Melissa Barker, aka The Archive Lady, explains why your ancestor may have purchased a coffin at the grocery store!
Priscilla in Georgia asks “Recently I happened across a receipt in my Grandmother’s papers that was for the purchase of a casket dated 1884. The unusual thing was that the casket was bought at the local grocery store. I have never heard of this before and wondered if you can shed any light on the fact that caskets were sold at grocery stores?”
Priscilla has asked a fantastic question and one that many genealogy researchers may not realize is true. There was a large period of time when you could purchase a casket at the local mercantile store also where people would buy their groceries. In fact, these local mercantile stores sold just about everything!
The Mercantile or sometimes called The General Store is where many of our ancestors shopped. There would have been so much to see in these kinds of stores. The penny candy on display in the candy jars, a barrel of crackers, wheels of cheese and of course the caskets. Yes, I said caskets!
Today, when we walk into the mall or our favorite grocery store we will most likely not see caskets for sale. But in the local mercantile, in the 1700’s-1900’s, it was common to see caskets on display and for sale. It was also common for the mercantile to be the local undertaker or funeral director. The mercantile letterhead would list as part of their services and product offerings “Funeral Director” or “Undertaker” just like this receipt from “C.C. Cook & Company.”
This is why it is important to research the local businesses where our ancestors lived, especially the local mercantile or general store. These businesses generated store ledgers, piles of receipts, accounts payable records and even a record of who bought a casket for their dearly departed. These records could be in an archive, historical society, genealogical society, library or local museum. Wherever the records are located in the local area, you might find local store records. Not all store records were saved in every area but you might be surprised to find most areas have at least one store ledger or collection of records for a local mercantile.
Records for the local mercantile could list anything purchased at the store, including caskets. There could be invoices or receipts that specifically list fees for embalming, caskets, clothes to dress the deceased, etc. For instance, this account receipt from the Sparkman General Merchandise Store from September 8, 1929 lists charges for embalming, suit, flowers and a casket. When searching for death information for an ancestor, these records could prove to be very helpful in determining the date of death or at least get you close. In many areas where we do genealogy research, death records are just not available and these store records could be a great substitute.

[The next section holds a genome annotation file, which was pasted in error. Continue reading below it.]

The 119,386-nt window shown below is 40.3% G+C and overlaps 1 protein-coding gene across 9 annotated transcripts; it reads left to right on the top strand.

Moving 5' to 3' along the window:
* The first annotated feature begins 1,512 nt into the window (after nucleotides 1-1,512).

Records for the local mercantile or general store could be located in either the Vertical Files Collections or the Manuscript Collections in an archive. In the Vertical Files, they should be listed by the store name. In the Manuscript Collections, there could be a collection of records titled by the store name or the store records could be part of a collection of records for the owner of the store. Search the indexes of both these records collections to see if any stores are listed and then investigate what is contained in the records available. Be sure and ask the archivist about the local stores in the area and if they know of any records in their collections from these stores.
You may think that since your ancestor was a farming family and grew what they ate that there would be no records at the local store for them. You might be surprised to find that there are records available because they couldn’t grow everything. I remember my husband’s Grandmother recounting her life during the Great Depression and she told me that in the country it didn’t feel like they were going through a depression. She said that they grew everything they ate but they did have to purchase sugar, coffee and tobacco. They would have bought these items at the local store and hopefully I can find records to reflect those purchases.
Or maybe you are like Priscilla and have family records. Go through them, read them all carefully and maybe you will find a receipt, invoice or document that tells you where your ancestors purchased their casket or funeral necessities.
The records for the local mercantile can be a gold mine for the genealogist. Whether you are looking for a simple store ledger that lists your ancestors purchasing groceries or a receipt where a casket was purchased for your ancestor like Priscilla. Store records a great genealogical resource, even for purchasing caskets.
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Melissa Barker lives in Tennessee Ridge, Tennessee. She is the Houston County (TN) Archivist and a Professional Genealogist. She writes the blog, A Genealogist in the Archives, and has been researching her own family for over 26 years. She lectures, teaches and writes about researching in archives and records preservation.
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